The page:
Editor's note: Andrew Hammond was formerly a special adviser in the government of former UK Prime Minister Tony Blair, and also a geopolitical analyst at Oxford Analytica.
London (CNN) -- Significant progress was reportedly made last weekend in Geneva toward a landmark nuclear agreement with Iran. And, as talks concluded on November 10, U.S. Secretary of John Kerry announced that negotiations will start again on November 20.
Despite the concerns of regional U.S. allies like Israel and Saudi Arabia, and also a significant number of legislators in the U.S. Congress, it is clear that the Obama administration is pushing strongly for deal as part of its wider Middle Eastern strategy. Indeed, Kerry has now spent more time negotiating with counterpart Iranian officials than any other U.S. high-level engagement for perhaps three decades.
The seriousness of negotiations was emphasized by the fact that, as well as Kerry and his Iranian counterpart Mohammad Javad Zarif, foreign ministers from Russia, the United Kingdom, Germany and France, and the Chinese deputy foreign minister, came together.
If agreement can be reached, an interim deal (potentially setting the ground for a later comprehensive agreement) would reportedly see Iran's nuclear capacity capped for six months and opened up to U.N. inspections. In exchange, Iran would be given limited, sequenced relief from sanctions.
Remaining disagreements reportedly include the status of the Arak heavy-water reactor, and production of highly enriched uranium -- both processes, that can potentially be used to produce nuclear weapons. A second problem to resolve is how to handle the existing Iranian stockpile of uranium that Iran enriched to 20%.
Progress in nuclear diplomacy with Iran, combined with continued uncertainty in Syria and Egypt, has refocused Washington's attention towards the Middle East in a manner unanticipated by Obama only a few months ago. In addition to Syria and Egypt, the administration has spent significant political capital resuming Israeli-Palestinian peace talks. The urgency of U.S. focus there reflects growing international conviction that, 20 years after the Oslo Process began, the "window of opportunity" for securing a two-state solution may be receding.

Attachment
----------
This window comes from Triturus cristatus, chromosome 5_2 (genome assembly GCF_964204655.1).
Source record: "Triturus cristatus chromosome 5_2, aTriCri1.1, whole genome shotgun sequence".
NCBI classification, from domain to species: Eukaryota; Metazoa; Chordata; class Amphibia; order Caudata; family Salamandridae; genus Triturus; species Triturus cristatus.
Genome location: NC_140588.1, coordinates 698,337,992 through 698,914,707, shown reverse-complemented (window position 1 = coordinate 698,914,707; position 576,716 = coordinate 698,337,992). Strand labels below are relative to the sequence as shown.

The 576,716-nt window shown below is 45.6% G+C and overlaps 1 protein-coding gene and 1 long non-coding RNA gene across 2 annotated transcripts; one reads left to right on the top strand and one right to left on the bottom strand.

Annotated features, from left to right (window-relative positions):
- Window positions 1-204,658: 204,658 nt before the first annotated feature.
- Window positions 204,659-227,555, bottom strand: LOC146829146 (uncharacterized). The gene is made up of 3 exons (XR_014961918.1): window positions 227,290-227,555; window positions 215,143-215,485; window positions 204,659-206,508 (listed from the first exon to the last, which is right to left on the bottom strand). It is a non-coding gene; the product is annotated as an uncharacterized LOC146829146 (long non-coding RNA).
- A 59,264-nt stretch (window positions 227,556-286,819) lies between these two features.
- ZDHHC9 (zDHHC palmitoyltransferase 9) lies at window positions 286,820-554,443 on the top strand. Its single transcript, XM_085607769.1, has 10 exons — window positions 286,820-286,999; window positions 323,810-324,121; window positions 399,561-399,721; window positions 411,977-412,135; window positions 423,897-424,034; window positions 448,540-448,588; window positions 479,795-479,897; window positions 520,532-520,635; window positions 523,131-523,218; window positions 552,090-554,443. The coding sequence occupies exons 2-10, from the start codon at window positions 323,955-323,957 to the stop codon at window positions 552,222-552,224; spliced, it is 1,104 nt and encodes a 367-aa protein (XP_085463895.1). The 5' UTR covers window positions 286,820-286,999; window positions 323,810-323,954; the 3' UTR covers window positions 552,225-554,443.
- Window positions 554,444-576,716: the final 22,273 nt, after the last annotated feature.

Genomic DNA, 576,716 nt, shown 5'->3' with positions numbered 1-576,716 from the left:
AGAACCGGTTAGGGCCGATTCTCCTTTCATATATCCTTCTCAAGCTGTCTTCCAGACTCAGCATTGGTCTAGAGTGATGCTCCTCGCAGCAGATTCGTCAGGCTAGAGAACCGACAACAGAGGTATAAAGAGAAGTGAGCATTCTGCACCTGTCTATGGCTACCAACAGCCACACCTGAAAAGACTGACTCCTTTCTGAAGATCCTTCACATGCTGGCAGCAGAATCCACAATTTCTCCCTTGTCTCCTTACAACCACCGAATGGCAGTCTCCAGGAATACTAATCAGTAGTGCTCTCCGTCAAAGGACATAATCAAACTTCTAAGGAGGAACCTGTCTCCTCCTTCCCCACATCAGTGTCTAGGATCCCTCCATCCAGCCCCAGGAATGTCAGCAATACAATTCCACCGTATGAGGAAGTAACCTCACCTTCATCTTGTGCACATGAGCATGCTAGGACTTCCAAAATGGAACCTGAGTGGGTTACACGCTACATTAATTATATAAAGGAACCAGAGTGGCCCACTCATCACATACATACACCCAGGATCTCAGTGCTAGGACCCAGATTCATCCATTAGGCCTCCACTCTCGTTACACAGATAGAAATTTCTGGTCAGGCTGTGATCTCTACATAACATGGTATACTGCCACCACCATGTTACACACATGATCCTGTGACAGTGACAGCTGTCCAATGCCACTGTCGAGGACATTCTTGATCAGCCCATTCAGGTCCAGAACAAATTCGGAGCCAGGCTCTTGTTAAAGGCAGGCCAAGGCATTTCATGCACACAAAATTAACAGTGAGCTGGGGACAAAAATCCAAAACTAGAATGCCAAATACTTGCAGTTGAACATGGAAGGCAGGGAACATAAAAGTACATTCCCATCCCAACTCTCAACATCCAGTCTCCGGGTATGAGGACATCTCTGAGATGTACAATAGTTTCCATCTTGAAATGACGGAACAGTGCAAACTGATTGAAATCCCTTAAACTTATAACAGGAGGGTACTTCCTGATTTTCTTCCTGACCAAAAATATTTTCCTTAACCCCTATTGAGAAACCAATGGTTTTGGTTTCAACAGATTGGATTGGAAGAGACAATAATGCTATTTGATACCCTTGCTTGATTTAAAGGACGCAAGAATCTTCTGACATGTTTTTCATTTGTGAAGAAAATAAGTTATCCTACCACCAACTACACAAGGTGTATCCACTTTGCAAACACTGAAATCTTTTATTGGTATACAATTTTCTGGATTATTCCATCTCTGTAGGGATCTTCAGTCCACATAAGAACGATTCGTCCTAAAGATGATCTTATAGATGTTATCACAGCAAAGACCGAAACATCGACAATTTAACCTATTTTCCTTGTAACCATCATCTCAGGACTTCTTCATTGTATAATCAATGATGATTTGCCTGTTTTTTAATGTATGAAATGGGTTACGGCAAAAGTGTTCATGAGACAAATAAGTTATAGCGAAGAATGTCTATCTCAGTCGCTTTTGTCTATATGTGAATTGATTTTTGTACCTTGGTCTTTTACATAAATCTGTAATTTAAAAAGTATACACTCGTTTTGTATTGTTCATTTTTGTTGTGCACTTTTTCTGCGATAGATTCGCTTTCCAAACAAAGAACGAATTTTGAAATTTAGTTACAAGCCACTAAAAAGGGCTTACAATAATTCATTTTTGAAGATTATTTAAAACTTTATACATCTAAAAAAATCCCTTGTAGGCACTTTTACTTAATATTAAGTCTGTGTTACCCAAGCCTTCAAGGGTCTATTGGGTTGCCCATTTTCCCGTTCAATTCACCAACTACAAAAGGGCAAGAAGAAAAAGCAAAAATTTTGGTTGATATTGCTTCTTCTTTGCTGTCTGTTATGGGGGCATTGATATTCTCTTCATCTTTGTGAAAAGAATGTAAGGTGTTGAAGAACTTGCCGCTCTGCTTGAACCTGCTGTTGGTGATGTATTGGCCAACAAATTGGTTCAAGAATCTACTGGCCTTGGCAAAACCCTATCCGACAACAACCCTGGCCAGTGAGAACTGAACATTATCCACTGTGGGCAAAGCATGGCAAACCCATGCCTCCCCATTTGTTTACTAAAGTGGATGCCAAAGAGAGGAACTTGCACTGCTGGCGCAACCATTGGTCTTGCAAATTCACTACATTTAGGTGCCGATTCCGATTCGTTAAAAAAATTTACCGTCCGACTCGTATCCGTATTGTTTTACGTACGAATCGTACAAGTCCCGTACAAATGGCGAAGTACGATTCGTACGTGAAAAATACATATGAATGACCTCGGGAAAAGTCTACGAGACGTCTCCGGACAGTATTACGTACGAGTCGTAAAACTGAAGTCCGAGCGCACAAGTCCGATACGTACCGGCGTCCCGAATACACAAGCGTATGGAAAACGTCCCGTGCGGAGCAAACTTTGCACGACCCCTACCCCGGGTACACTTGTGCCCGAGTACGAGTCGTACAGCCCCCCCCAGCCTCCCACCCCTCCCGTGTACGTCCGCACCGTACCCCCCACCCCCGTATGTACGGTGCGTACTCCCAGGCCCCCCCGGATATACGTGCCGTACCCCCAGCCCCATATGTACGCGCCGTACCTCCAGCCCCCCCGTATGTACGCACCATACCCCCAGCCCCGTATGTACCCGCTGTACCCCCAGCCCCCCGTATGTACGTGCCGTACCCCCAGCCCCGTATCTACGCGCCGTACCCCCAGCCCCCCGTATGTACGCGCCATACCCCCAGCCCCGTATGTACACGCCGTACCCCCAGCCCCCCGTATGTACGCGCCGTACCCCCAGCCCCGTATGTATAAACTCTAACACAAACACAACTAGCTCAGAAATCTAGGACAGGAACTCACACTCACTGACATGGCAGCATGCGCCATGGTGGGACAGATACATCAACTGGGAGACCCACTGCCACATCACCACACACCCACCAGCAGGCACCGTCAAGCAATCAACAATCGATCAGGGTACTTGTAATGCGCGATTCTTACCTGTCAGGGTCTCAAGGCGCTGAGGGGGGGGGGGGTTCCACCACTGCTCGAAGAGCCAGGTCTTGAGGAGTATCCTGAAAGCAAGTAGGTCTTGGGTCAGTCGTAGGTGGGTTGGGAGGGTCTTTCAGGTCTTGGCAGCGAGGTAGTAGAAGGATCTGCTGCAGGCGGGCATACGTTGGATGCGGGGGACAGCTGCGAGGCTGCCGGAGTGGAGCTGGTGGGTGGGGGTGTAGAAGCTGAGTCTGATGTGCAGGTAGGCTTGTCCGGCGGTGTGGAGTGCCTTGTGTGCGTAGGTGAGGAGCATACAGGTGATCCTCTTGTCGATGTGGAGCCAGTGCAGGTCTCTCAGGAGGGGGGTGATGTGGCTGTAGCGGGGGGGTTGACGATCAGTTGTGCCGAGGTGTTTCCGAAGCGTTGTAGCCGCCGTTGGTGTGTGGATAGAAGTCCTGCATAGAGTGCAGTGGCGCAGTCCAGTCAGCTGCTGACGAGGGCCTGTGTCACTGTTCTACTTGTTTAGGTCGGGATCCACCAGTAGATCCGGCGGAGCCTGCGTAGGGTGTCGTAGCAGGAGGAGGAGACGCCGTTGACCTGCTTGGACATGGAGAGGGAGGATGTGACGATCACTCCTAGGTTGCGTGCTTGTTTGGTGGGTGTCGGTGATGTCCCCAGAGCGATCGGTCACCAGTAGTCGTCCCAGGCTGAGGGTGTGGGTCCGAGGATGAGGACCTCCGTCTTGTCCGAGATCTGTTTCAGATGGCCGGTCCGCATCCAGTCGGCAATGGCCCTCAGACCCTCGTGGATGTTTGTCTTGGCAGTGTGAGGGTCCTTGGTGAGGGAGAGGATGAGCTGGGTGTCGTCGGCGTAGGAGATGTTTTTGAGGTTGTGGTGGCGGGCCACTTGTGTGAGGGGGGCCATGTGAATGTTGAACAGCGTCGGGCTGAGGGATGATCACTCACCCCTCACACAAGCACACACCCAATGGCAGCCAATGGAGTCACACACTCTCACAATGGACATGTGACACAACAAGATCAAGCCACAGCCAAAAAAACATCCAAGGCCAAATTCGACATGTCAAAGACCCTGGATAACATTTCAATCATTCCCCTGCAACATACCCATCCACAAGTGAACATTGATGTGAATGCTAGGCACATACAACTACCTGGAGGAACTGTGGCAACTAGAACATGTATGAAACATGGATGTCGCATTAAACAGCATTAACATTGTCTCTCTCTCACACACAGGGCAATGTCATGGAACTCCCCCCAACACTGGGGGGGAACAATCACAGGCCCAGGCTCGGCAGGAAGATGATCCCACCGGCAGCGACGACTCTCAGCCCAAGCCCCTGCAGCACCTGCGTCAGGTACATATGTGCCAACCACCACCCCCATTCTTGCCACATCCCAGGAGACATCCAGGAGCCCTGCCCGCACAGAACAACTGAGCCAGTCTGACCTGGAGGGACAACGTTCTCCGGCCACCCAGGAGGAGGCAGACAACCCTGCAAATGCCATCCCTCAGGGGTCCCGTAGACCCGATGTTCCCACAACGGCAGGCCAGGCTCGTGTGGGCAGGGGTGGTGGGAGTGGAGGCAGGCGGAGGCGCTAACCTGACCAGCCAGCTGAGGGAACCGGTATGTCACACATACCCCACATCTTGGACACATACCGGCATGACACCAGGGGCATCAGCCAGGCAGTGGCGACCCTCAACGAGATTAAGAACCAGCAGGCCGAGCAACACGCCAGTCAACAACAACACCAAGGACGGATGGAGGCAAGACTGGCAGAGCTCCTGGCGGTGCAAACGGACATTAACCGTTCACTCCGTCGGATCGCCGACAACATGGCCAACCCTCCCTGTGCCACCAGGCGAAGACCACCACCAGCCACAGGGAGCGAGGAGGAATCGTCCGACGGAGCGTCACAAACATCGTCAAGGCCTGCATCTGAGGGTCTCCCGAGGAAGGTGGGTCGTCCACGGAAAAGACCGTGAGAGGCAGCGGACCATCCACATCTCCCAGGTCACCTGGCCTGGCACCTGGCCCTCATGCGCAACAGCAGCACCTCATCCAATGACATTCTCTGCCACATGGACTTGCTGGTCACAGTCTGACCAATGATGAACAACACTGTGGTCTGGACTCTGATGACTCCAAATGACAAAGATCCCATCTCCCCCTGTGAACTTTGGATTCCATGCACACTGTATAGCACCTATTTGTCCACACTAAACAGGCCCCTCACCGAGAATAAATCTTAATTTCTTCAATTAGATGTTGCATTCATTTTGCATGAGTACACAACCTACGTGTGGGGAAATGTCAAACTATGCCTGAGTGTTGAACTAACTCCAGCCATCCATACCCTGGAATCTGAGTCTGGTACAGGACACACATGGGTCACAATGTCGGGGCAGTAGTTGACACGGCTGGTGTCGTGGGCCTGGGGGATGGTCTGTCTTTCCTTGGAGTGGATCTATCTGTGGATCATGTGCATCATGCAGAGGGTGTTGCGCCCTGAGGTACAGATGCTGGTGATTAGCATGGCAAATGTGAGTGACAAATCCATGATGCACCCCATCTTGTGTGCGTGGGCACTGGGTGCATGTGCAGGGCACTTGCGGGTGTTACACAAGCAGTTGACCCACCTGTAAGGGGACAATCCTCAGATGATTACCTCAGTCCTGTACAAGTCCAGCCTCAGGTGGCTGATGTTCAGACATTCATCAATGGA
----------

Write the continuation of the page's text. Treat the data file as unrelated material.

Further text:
Intensified U.S. focus on the Middle East has accentuated a shift, common to many recent re-elected presidents, of increased focus on foreign policy in second terms of office. In part, this reflects the fact that presidents often see foreign policy as key to the legacy they wish to build.
For instance, after the 2001 terrorist attacks, George W. Bush sought to spread his freedom agenda across the Middle East. Bill Clinton also devoted significant time to trying to secure a comprehensive Israeli-Palestinian peace deal.
As important as an Iran nuclear agreement might prove to be, the Middle East is one of only two regions in which Obama is looking for legacy. Since he was elected in 2008, Asia in general, and China in particular, has assumed greater importance in U.S. policy. To this end, Obama is seeking to continue the so-called pivot towards Asia-Pacific through landmark initiatives like the Trans-Pacific Partnership.
Key threats, however, remain on the horizon to securing this re-orientation. These include a dramatic, sustained escalation of tension in the Middle East (perhaps in Syria or Egypt); and/or the remaining possibility of further terrorist attacks on the U.S. homeland.
As well as legacy-building, the likelihood of Obama concentrating more on foreign policy also reflects domestic U.S. politics. Particularly the intense polarization and gridlock of Washington.
Since re-election, Obama has achieved little domestic policy success. His gun control bill was defeated, immigration reform faces significant opposition in the Republican-controlled House of Representatives, and the prospect of a long-term federal budgetary "grand bargain" with Congress looks unlikely. Moreover, implementation of his landmark healthcare initiative has been botched.
Many re-elected presidents in the post-war era have, like Obama, found it difficult to acquire domestic policy momentum. In part, this is because the party of re-elected presidents, as with the Democrats now, often hold a weaker position in Congress. Thus Dwight Eisenhower in 1956, Richard Nixon in 1972, and Bill Clinton in 1996 were all re-elected alongside Congresses where both the House and Senate were controlled by their partisan opponents.
Another factor encouraging foreign policy focus in second terms is the fact that re-elected presidents have often been impacted by domestic scandals in recent decades. Thus, Watergate ended the Nixon administration in 1974, Iran-Contra badly damaged the Reagan White House, and the Lewinsky scandal led to Clinton being impeached.
Since Obama's re-election, a series of problems have hit the administration. These include revelations that the Internal Revenue Service targeted some conservative groups for special scrutiny; and the Department of Justice's secret subpoenaing of private phone records of several Associated Press reporters and editors in the wake of a terrorist plot leak.
Even if Obama escapes further significant problems, he will not be able to avoid the "lame-duck" factor. That is, as a president cannot seek more than two terms, political focus will refocus elsewhere, particularly after the November 2014 congressional ballots when the 2016 presidential election campaign kicks into gear.
Taken overall, Iranian diplomatic progress and wider recent events in the Middle East are therefore likely to accentuate the incentives for Obama to place increasing emphasis on foreign policy -- which Congress has less latitude over -- in his remaining period of office. And, this shift is only likely to be reinforced if, as anticipated, the U.S. economic recovery continues to build up steam in 2014.
The opinions expressed in this commentary are solely those of Andrew Hammond.